Sen. Lindsey Graham Proposes Bill To Crack Down On Theft From FFLs

Sen. Lindsey Graham Proposes Bill To Crack Down On Theft From FFLs

AP Photo/J. Scott Applewhite, File

If there’s one measure the Right and Left should be able to agree on, it’s trying to crack down on thefts of firearms from gun stores. Where we diverge tends to be in how to do so. The anti-gun crusaders want to create layers of regulations and requirements that make it virtually impossible for a gun store to conduct business. They want things like transporting all firearms into a safe or other such nonsense.

On the flip side, we have proposals like the one introduced by Sen. Lindsey Graham.

The National Shooting Sports Foundation® (NSSF®) today is commending U.S. Sen. Lindsey Graham’s (R-S.C.) introduction of S. 1788, the Federal Firearms Licensee Protection Act of 2019, which will strengthen the criminal penalties for thefts of firearms from federally licensed retailers.

“Thefts from federally licensed firearms retailers represent particularly brazen offenses that hold potential for additional crime when stolen guns are sold on the street,” said Lawrence G. Keane, NSSF Senior Vice President and General Counsel. “The Federal Firearms Licensee Protection Act is a significant reinforcement of our federal laws to help deter both first-time and repeat violators and to ensure those convicted of these crimes serve serious time. We thank Senator Graham for his leadership to deliver real solutions to make our communities safer across America.”

Sen. Graham’s proposed legislation would strengthen criminal penalties for theft of firearms from FFLs to help prevent criminals from becoming repeat offenders. It sends a strong message to criminals engaged in this nefarious activity that law enforcement partners and the firearms industry consider these crimes as a significant threat to community safety and will use all tools of prevention and law enforcement to protect the American public.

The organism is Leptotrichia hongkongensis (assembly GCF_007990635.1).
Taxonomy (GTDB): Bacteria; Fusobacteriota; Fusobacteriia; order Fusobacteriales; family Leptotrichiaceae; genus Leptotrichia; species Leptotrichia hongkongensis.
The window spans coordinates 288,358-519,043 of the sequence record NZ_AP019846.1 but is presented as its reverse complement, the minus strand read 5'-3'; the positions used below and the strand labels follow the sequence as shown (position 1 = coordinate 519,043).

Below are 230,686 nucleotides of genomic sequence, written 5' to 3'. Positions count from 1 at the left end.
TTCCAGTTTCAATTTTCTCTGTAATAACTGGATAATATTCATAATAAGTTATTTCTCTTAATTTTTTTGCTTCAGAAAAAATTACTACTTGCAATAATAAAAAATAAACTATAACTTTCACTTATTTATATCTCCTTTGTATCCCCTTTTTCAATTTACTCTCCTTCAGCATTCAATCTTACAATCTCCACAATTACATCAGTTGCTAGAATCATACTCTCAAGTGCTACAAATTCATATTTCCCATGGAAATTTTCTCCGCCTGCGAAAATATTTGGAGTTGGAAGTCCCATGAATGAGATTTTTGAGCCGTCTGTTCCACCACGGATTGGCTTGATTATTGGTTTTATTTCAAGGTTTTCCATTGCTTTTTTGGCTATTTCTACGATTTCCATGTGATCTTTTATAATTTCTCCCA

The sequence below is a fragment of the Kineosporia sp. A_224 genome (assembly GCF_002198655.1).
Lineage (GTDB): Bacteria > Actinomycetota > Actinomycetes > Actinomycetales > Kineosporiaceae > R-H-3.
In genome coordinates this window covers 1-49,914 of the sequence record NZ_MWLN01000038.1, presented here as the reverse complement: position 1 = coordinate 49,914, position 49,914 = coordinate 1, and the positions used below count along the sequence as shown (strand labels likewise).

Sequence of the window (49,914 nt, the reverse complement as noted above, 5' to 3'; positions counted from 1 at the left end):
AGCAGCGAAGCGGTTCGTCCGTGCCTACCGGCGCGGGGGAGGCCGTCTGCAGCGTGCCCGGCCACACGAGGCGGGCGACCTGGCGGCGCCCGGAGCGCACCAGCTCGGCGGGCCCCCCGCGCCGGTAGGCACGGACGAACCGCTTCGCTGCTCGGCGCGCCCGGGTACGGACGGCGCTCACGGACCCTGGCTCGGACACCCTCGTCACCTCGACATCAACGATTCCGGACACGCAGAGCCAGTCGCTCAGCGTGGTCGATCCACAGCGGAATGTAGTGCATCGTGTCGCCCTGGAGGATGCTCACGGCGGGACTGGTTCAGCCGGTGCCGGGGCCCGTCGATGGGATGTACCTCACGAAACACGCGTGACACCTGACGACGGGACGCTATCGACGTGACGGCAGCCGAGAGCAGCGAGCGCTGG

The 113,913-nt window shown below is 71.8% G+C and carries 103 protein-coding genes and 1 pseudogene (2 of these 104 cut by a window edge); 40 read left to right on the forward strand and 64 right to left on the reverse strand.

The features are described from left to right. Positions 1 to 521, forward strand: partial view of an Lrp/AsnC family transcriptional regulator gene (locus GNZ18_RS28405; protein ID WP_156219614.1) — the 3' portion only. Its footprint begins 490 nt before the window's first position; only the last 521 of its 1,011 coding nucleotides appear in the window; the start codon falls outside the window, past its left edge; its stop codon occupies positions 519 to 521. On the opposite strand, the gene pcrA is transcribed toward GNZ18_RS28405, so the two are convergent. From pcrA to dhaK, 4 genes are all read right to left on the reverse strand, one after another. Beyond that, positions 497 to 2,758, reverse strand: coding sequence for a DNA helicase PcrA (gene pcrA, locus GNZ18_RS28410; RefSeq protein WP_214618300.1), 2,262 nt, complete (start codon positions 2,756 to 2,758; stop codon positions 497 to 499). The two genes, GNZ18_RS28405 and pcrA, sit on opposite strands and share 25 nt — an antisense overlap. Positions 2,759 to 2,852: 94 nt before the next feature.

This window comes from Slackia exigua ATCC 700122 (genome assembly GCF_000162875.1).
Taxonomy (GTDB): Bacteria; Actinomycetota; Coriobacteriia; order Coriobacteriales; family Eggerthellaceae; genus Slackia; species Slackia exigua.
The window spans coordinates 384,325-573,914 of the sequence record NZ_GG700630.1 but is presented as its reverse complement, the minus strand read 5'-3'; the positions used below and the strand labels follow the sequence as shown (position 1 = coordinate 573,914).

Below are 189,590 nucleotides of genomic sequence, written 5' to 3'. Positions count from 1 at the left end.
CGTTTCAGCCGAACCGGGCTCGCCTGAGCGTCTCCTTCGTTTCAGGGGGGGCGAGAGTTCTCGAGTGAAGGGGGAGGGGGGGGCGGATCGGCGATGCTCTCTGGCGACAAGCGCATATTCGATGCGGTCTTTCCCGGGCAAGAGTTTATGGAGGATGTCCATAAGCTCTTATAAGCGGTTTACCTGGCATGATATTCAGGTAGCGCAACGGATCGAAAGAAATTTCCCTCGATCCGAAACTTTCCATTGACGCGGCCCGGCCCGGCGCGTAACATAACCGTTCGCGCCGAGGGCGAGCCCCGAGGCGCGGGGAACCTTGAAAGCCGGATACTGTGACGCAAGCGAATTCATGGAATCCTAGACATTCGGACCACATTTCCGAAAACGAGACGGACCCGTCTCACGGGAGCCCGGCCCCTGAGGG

A similar bill, HR 2179, was introduced in the House under the same name.

If there’s any interest among Democrats at all in finding common ground on guns, they should show it by backing this bill. There’s nothing in here that should be objectionable to anyone. All it does is increase penalties for those who would steal from gun stores.

The bill is backed primarily by a number of Republicans in the Senate, which is all they should need there. The House version, however, needs the backing of Democrats to even get a vote.

So far, two Democrats have signed on as co-sponsors, Reps. Jared Golden of Maine and Jefferson Van Drew from New Jersey.

That a New Jersey Democrat backed a bill like this is certainly a promising sign, but I’m a little skeptical of its passage. While this bill is meant to address the problem in such a way that only the criminals committing the crimes are being punished, I can see Democrats refusing to back it for a number of reasons. Mostly I can see them saying it doesn’t do enough and demand additions to the bill that will punish law-abiding gun stores and citizens.

I’d love to be wrong on this, mind you, but I haven’t seen much in the way of reason from House Democrats lately. Of course, I may just be cynical. Perhaps Democrats will rally behind this and we’ll get some bipartisanship for a change, especially since a bill like this can do two things. For one, the increased penalties might create a deterrent to the thefts in general. That’s a best case scenario, but the reality is that some criminals will think they can get away with it and not worry about the time in prison. That’s where the flip side of this comes into play.

You see, when those criminals commit their crimes, are caught, then sent away for a good long time, what we have is a reduced number of criminals on the streets. They can’t break into gun stores if they’re behind bars. I’m not about to suggest they’ll be reformed afterward, but I do think they might redirect their criminal efforts if the sentence is harsh enough.

That alone should be enough reason for politicians on both sides to back it.

And if it reduces the proliferation of black market firearms, shouldn’t that be a win we can all get behind? Too bad I can foresee the usual suspects working to undermine legislation like this. In my more paranoid moments, I can see them working against it for just that reason.